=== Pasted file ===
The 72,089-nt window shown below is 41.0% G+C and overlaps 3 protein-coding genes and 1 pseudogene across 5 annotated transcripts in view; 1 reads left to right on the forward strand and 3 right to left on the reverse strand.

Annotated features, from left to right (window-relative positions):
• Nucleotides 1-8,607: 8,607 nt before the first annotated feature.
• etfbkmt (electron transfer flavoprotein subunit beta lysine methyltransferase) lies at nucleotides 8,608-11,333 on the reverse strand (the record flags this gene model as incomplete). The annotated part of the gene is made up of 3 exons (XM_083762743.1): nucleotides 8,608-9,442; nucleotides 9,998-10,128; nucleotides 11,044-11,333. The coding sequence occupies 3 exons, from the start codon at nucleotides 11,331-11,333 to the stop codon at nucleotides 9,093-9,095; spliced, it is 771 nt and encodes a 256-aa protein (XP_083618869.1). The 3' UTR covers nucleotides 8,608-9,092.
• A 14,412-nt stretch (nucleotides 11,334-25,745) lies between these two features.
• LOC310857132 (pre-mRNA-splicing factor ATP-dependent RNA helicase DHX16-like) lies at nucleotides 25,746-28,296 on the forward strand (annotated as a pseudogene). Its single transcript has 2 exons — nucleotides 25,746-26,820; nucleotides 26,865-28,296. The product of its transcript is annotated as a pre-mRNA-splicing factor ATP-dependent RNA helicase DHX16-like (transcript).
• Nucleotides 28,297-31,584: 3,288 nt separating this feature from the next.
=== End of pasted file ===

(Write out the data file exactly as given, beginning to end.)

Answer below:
The 72,089-nt window shown below is 41.0% G+C and overlaps 3 protein-coding genes and 1 pseudogene across 5 annotated transcripts in view; 1 reads left to right on the forward strand and 3 right to left on the reverse strand.

Annotated features, from left to right (window-relative positions):
• Nucleotides 1-8,607: 8,607 nt before the first annotated feature.
• etfbkmt (electron transfer flavoprotein subunit beta lysine methyltransferase) lies at nucleotides 8,608-11,333 on the reverse strand (the record flags this gene model as incomplete). The annotated part of the gene is made up of 3 exons (XM_083762743.1): nucleotides 8,608-9,442; nucleotides 9,998-10,128; nucleotides 11,044-11,333. The coding sequence occupies 3 exons, from the start codon at nucleotides 11,331-11,333 to the stop codon at nucleotides 9,093-9,095; spliced, it is 771 nt and encodes a 256-aa protein (XP_083618869.1). The 3' UTR covers nucleotides 8,608-9,092.
• A 14,412-nt stretch (nucleotides 11,334-25,745) lies between these two features.
• LOC310857132 (pre-mRNA-splicing factor ATP-dependent RNA helicase DHX16-like) lies at nucleotides 25,746-28,296 on the forward strand (annotated as a pseudogene). Its single transcript has 2 exons — nucleotides 25,746-26,820; nucleotides 26,865-28,296. The product of its transcript is annotated as a pre-mRNA-splicing factor ATP-dependent RNA helicase DHX16-like (transcript).
• Nucleotides 28,297-31,584: 3,288 nt separating this feature from the next.